2005 Salt Lake City Annual Meeting (October 16–19, 2005)

Paper No. 20
Presentation Time: 8:00 AM-12:00 PM


FOSDICK, Julie1, EGGER, Anne E.1, COLGAN, Joseph P.1, SURPLESS, Benjamin2, MILLER, Elizabeth L.1 and LERCH, Derek1, (1)Geological & Environmental Sciences, Stanford Univ, 450 Serra Mall, Braun Hall, Building 320, Stanford, CA 94305, (2)Geosciences, Trinity University, 1 Trinity Place, San Antonio, TX 78212, julief@stanford.edu

The Warner Range in northern California is bounded to the east by the Surprise Valley Fault, a major down-to-the-east normal fault that forms the active western boundary of the Basin and Range Province at this latitude. Preliminary mapping, geochronology, seismic reflection data, and drill core data from the Warner Range and Surprise Valley provide insight into the Cenozoic evolution of this boundary.

Geologic mapping at 1:24,000 documents a 3 km thick sequence of volcanic, volcaniclastic and sedimentary units in the range, dipping WSW at 10-35 degrees. Paleocurrent indicators in conglomerates near the base of the section suggest multiple sources from the SW, W, and SE. An exploratory geothermal well north of Lake City drilled through the range-bounding fault, revealing similar but stratigraphically deeper units. Based on this drill hole data, the thickness of the entire Tertiary section exceeds 5 km; the depth to pre-Tertiary basement is unknown.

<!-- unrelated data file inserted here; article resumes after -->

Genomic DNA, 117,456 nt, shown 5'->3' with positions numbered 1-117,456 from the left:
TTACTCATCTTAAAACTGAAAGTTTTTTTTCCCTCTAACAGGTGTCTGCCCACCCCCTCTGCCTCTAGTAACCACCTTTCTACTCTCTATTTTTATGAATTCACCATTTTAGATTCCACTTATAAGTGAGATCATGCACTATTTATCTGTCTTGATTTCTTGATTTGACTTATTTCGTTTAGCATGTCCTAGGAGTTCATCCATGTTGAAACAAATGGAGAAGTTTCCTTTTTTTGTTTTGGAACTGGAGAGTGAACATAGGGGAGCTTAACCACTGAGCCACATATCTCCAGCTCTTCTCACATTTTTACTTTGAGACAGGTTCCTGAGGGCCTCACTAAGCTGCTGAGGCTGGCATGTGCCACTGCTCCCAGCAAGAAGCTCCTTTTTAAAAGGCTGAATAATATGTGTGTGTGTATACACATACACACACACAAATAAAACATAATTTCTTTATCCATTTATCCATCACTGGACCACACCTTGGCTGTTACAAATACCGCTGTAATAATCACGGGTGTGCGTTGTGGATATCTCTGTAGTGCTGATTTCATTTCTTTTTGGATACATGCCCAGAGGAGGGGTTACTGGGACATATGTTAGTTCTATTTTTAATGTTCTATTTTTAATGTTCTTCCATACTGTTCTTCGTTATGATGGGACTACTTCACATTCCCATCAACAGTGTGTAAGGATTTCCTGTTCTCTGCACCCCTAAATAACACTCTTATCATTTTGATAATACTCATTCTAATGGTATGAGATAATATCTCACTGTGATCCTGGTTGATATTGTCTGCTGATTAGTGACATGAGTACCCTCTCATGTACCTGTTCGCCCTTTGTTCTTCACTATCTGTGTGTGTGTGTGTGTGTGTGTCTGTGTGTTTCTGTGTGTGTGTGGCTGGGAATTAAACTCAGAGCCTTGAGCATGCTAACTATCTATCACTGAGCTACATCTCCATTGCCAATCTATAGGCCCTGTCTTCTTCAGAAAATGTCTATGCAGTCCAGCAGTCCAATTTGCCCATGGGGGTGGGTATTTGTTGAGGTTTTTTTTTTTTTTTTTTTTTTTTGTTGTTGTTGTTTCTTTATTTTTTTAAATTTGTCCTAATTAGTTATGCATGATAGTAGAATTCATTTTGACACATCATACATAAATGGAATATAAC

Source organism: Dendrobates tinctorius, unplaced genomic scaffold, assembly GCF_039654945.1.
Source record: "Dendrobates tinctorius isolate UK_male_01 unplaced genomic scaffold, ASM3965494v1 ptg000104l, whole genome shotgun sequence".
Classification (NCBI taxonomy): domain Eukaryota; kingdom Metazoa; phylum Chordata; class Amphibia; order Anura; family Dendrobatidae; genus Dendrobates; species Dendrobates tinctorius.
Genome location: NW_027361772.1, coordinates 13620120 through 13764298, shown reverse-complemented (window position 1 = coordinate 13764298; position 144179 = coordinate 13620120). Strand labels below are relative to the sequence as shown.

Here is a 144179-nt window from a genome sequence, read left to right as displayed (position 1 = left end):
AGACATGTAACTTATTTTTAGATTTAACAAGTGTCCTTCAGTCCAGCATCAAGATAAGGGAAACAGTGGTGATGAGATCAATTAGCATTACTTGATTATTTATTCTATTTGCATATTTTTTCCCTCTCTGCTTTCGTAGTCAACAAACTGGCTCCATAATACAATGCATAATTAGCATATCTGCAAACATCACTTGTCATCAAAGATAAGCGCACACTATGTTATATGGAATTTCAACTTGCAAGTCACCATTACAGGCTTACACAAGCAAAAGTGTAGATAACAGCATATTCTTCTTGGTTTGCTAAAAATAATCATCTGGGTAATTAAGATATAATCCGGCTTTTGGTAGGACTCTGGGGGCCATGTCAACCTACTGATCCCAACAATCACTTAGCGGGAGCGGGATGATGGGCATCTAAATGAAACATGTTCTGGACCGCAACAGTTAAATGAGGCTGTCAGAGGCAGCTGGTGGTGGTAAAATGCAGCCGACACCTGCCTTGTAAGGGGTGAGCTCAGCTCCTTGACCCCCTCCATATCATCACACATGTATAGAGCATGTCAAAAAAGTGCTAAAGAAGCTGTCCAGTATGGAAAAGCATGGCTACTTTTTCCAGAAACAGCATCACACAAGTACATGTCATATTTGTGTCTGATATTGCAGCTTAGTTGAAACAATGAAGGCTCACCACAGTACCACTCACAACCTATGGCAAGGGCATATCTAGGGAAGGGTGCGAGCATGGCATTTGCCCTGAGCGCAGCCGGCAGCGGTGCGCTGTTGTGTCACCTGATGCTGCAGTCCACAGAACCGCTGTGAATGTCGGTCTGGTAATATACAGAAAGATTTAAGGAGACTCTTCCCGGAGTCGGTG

Basalt flows and tuffaceous sediments exposed in eastern Surprise Valley dip 5-20 degrees WSW and are cut by a series of small-offset, east-dipping normal faults. Seismic reflection data across the valley indicate several kilometers of sediments may overlie these flows in the west, thinning rapidly to the east. The basalts range in age from 9 to 3 Ma and are similar in composition and age to the Devil's Garden Basalt on the western side of the Warner Range (Ian Carmichael, pers. comm., 2005). Although the basalt does not crop out at the top of the range, it is locally tilted with underlying units on its western flank; it is therefore possible (though not required) that Pliocene basalt flows were once continuous across the range and may predate significant faulting in the region.

These data, combined with geometric relationships in cross-section and U-Th/He ages of ~3 Ma from the base of the exposed section, imply that at least 8 km of slip has occurred on the Surprise Valley fault, possibly in the last 3-5 my. This value is significantly greater than the 3.6 km of slip proposed by previous workers, and represents an averaged slip rate of 1-3 mm/yr. This rate is consistent with slip rates suggested by Quaternary fault scarps and preliminary results from a USGS paleoseismic study of the Surprise Valley fault.